Raspberry pi's

Chris Brannon chris at the-brannons.com
Sun Dec 18 22:29:42 UTC 2016

"Martin McCormick" <martin.m at suddenlink.net> writes:

> 	I assigned static IP addresses for both the wired and
> wireless interfaces on both Pi's and kept losing the newer board
> which seemed to keep changing IP addresses almost randomly.

Oh interesting.  If the static addresses come from your router via dhcp,
then something is wrong, because a reserved lease should pull the same
IP for the same MAC *every* time, even if your onboard wireless is flaky
and the connection somehow manages to go down regularly.

> 	ifconfig -a reports wln0 so I think the new adapter is
> either doing nothing or occasionally becoming wln0.

You cannot rely on network interface names
like wlan0, eth0, or whatever, unless there's only one device of the
given type in the box.  They're nondeterministic.  I think they depend
on the order in which hardware is probed.  There are a couple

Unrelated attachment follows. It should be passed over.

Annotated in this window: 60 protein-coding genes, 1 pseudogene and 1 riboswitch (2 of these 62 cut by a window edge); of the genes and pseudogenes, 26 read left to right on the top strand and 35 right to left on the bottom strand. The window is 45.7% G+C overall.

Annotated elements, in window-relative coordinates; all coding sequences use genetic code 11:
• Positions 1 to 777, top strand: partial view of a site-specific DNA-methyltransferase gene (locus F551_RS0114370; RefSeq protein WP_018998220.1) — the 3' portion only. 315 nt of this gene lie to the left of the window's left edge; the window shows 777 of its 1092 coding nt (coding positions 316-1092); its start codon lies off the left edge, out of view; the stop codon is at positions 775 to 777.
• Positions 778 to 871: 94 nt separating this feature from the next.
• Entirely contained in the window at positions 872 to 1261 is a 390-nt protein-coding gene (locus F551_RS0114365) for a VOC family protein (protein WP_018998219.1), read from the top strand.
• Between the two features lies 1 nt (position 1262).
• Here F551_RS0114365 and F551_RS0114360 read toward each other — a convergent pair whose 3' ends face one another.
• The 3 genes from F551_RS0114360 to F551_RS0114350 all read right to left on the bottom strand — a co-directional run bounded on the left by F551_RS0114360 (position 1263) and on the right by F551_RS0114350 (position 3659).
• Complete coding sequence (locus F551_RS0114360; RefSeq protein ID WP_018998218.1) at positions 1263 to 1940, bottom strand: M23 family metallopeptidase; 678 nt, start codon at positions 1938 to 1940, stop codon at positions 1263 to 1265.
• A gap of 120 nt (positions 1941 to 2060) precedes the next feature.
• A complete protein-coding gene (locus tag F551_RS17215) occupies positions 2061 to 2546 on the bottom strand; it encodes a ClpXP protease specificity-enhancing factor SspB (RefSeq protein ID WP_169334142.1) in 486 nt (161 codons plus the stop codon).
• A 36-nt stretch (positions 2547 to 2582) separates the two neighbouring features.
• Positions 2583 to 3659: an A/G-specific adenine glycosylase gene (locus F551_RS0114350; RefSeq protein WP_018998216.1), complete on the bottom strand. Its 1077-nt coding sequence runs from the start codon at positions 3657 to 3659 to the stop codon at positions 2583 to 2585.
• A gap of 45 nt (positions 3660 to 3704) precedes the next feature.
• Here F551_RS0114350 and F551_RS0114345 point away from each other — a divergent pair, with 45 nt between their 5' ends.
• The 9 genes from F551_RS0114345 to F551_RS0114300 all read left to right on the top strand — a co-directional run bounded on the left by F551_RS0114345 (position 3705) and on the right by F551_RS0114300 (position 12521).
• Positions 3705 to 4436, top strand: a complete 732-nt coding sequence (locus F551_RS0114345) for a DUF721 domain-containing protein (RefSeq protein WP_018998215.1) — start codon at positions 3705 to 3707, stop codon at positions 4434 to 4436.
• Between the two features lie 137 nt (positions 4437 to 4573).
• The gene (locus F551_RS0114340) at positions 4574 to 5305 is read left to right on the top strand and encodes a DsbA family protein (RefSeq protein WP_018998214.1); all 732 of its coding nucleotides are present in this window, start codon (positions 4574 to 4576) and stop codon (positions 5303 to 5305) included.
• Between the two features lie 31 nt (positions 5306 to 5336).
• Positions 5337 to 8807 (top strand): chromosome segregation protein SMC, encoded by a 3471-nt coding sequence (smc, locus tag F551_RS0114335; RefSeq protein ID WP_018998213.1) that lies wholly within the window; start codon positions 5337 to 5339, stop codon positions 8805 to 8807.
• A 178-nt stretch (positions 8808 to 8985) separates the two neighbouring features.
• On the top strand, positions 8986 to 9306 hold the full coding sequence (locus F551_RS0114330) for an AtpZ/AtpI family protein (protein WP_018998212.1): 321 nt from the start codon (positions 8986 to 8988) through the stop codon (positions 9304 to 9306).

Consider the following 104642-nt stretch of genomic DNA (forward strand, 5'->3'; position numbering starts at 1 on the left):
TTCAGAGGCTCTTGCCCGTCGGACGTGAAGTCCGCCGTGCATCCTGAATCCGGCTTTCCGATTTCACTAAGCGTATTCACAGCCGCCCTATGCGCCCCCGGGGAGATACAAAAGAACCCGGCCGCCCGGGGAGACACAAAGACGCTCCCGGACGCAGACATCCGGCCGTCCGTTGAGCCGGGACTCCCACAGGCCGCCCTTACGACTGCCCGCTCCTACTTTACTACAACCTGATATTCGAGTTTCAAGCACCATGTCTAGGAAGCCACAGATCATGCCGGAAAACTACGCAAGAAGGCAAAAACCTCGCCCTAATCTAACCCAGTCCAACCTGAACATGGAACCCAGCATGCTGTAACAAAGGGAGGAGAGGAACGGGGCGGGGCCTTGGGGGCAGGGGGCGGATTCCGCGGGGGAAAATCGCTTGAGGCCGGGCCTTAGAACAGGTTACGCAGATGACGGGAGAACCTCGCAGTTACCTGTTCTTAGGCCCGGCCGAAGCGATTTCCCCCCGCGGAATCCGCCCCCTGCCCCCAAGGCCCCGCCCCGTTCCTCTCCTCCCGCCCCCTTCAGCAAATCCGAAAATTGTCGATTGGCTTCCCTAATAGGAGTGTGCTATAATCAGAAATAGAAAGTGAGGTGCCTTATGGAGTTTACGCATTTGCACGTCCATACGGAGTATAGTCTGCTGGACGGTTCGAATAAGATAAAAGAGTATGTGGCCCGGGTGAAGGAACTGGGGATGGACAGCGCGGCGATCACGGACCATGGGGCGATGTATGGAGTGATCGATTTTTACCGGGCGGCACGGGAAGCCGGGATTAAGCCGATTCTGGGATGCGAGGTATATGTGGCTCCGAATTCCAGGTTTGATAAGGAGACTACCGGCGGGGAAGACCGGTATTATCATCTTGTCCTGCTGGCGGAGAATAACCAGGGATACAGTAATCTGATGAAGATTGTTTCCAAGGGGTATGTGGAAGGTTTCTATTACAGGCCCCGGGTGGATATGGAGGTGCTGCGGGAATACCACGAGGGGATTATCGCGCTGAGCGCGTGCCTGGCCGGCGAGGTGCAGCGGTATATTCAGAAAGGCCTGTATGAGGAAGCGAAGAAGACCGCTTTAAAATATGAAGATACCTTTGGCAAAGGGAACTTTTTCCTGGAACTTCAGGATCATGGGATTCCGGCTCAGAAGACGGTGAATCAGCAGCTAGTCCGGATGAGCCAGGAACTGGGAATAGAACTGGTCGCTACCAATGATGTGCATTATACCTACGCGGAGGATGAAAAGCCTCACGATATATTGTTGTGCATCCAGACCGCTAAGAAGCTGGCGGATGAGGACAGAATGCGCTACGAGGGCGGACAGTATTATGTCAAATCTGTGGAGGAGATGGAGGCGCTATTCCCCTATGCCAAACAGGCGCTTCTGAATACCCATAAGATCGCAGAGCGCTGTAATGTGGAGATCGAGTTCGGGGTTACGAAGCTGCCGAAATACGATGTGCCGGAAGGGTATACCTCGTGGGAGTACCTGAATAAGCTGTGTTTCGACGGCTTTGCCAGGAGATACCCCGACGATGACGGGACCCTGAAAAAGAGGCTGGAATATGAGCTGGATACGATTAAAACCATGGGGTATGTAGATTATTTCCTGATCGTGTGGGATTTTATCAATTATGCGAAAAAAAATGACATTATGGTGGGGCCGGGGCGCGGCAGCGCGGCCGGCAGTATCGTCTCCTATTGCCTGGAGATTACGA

solutions.  By default on most desktop distros today, udev takes care of
this and assigns "persistent network names".  They're clumsy.  For
instance, I think the wifi card on my netbook is named wlp3s0 or
something funky like that.

If you don't like those names,
you can tell udev not to create them for you and use the old wlan0 and
eth0-style kernel interface names, or you can write your own udev rules
to give your interfaces sensible names.  I do the latter for my desktop
machine, which has multiple ethernet cards.  The one connected to the
Internet has the interface name of "wan".

Most Raspberry Pi distros don't seem to be using the default udev rules
that create persistent network names.  I'm not sure why not.  Maybe
because most Raspberry Pis just have one ethernet and one wireless
interface, in which case, the clumsy persistent names are just an
annoyance.  But in cases like yours, they're useful.

So to make a long story short, never use kernel names like eth0 or wlan0
if you have multiple network devices of the same class.  I can't
emphasize this strongly enough, because it's really a routing or
security disaster just waiting to happen.  And because of Murphy, it'll
happen when you least expect it.

-- Chris

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